Bayard & Holmes
~ Piper Bayard
Real News Mashup is a compilation of articles that I consider to be interesting, informative, or both. Please share articles of your own in the comments. Perhaps if we work together, we can remember that the world is bigger than the propaganda storm.
Things That Might Make You Want to Slap Someone
Why the US Supreme Court’s New Ruling on Excessive Fines is a Big Deal — German Lopez, Vox
Today’s Supreme Court rarely hands down a unanimous ruling. This is one of them.
“Dear Attorney General Barr”: Advice from Insiders — Sheryl Attkisson, The Hill
I found this list compiled by several lifelong veterans of the military and intelligence communities. They were asked the question, “What should be Attorney General Barr’s top priorities?” These are their answers.
Saudis Prepare Trials of Detainees Identified as Women’s Rights Activists — Hesham Hajali, Reuters
In other words, Saudi women can now drive under limited conditions in Saudi Arabia, but those who fought for the right are now being prosecuted. And just to make sure none of the Saudi women forget they are still chattel in the Sharia Law kingdom . . .
Google, Siding with Saudi Arabia, Refuses to Remove Widely-Criticized Government App That Lets Men Track Women and Control Their Travels — Bill Bostock, Business Insider
US-Backed Forces Launch What Could Be the Last Major Battle Against ISIS in Syria — Small Wars Journal, Articles by Liz Sly of The Washington Post and Gordon Lubold of The Wall Street Journal
Venezuela’s Suicide: Lessons from a Failed State — Moisés Naím and Francisco Toro, Foreign Affairs
Forty years ago, Venezuela had a thriving economy. Now, millions rush to escape the failed state. It took decades to get from Point A to Point B, and the journey has many lessons for the rest of us.
Ana Montes Did Much Harm Spying for Cuba. Chances Are, You Haven’t Heard of Her. — Jim Popkin, The Washington Post
China Is Building Soft Power In US Schools — Rachel Oswald, Roll Call
Smart Home Assistants, Like Amazon Echo, Google Home, and Apple HomePod, Might Soon Report Their Owners to the Police for Breaking the Law — Charlie Nash, Breitbart
Now Facebook is Allowing Anyone to Look You Up Using Your Security Phone Number — Michael Grothaus, Fast Company
Facebook does not allow anyone to opt out, but the article has instructions in the last paragraph to limit access to your phone number to “friends.”
Seeding Control to Big Agriculture — Gracy Olmstead, The American Conservative
In the Canada Has Lost Its Flaming Mind Department . . .
Defending Yourself Against a Home Invader Is Now a Criminal Offense in Canada — Lance D. Johnson, News Target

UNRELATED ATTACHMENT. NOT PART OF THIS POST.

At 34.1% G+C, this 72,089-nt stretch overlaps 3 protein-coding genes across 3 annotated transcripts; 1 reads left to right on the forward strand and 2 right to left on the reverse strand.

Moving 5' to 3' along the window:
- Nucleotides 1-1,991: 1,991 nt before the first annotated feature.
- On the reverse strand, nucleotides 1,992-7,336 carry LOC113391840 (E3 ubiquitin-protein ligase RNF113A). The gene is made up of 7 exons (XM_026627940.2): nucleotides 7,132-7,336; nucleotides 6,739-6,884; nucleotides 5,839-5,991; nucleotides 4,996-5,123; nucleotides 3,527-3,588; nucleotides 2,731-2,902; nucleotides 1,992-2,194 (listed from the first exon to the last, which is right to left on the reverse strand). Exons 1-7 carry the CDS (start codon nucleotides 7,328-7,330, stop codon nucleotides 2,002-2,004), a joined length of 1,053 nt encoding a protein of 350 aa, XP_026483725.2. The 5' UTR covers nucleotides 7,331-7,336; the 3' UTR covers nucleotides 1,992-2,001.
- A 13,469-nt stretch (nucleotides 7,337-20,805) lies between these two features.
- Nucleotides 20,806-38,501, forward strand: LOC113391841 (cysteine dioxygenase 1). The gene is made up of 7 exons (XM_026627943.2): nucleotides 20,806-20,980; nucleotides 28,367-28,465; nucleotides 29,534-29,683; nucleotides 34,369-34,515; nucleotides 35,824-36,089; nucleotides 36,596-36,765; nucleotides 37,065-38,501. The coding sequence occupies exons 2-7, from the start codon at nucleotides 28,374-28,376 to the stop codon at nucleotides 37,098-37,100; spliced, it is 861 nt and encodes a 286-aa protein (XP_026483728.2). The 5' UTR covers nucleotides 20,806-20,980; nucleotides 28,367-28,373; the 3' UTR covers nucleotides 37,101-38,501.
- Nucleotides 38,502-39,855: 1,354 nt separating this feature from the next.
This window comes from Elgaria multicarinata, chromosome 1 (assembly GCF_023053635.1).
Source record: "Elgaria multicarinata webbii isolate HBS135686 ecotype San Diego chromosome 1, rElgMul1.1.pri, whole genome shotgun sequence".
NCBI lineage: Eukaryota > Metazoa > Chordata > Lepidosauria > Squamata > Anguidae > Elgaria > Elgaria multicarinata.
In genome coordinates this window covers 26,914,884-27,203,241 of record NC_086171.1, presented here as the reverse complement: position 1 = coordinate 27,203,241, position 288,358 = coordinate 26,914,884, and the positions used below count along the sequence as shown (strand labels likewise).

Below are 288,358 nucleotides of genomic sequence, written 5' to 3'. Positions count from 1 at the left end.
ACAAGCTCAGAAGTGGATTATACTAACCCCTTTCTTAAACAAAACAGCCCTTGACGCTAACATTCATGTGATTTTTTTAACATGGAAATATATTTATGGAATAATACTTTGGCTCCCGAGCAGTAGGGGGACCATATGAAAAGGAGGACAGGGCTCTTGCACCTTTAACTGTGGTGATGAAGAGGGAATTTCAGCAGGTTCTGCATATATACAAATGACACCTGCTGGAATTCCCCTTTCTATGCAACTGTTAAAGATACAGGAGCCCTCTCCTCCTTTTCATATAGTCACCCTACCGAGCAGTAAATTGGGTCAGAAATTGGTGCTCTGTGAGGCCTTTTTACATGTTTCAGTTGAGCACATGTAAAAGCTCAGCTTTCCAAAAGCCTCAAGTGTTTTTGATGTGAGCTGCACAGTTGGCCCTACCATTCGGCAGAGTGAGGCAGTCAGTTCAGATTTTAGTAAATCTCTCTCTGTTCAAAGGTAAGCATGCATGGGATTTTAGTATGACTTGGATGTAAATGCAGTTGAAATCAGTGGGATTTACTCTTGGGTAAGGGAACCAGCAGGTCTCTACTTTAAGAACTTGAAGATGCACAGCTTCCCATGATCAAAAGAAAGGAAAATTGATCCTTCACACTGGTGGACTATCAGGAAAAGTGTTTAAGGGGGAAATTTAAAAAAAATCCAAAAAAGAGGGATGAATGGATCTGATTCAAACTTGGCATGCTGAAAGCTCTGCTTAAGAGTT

Police In Canada Are Tracking People’s “Negative” Behavior In a “Risk” Database — Nathan Munn, ViceI
“Information in the database includes whether a person uses drugs, has been the victim of an assault, or lives in a ‘negative neighborhood.'” . . . What’s next? A Citizenship Score? IMHO, a road to hell soundly paved with the good intentions of decent Canadians.
Stepping Back from the Edge . . .
From Bombers to Big Macs: Vietnam A Lesson In Reconciliation — Denis D. Gray and Hau Dinh, Associated Press
The Disease of More — Mark Manson, Mark Manson
Meet the Skier Who Made the “Impossible” First Solo Descent of K2 — Aaron Teasdale, National Geographic
8 Etiquette Tips for Social Receptions at Conferences — Lenny Zeltser, Lenny Zeltser
A Message in a Bottle Washed Up on Padre island–57 Years Later — Dan Soloman, Texas Monthly
And These are Just Fun . . .
Couple Who Served in WWII Together, Married Seven Decades, Pass Away on Same Day — Healthy Food House
Game of Thrones First Look: Inside the Brutal Battle to Make Season 8 — James Hibberd, Entertainment
Hadrian’s Wall Archeologists Discover Rude Grafitti and Pictures of Roman Quarrymen Who Built It — Patrick Sawer, The Telegraph
The funniest thing that happened this week, unless you are Russian. Watch as the Russian freighter Seaguard plows into this bridge in Busan, South Korea. . . . No injuries or deaths reported, so laugh away!
All the best to all of you for a week of avoiding the obvious obstacles.
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What do the main intelligence agencies do and where do they operate? How do they recruit personnel? What are real life honey pots and sleeper agents? What about truth serums and enhanced interrogations? And what are the most common foibles of popular spy fiction?
With the voice of over forty years experience in the Intelligence Community, Bayard & Holmes answer these questions and share information on espionage history, firearms of spycraft, tradecraft, and the personal challenges of the people behind the myths.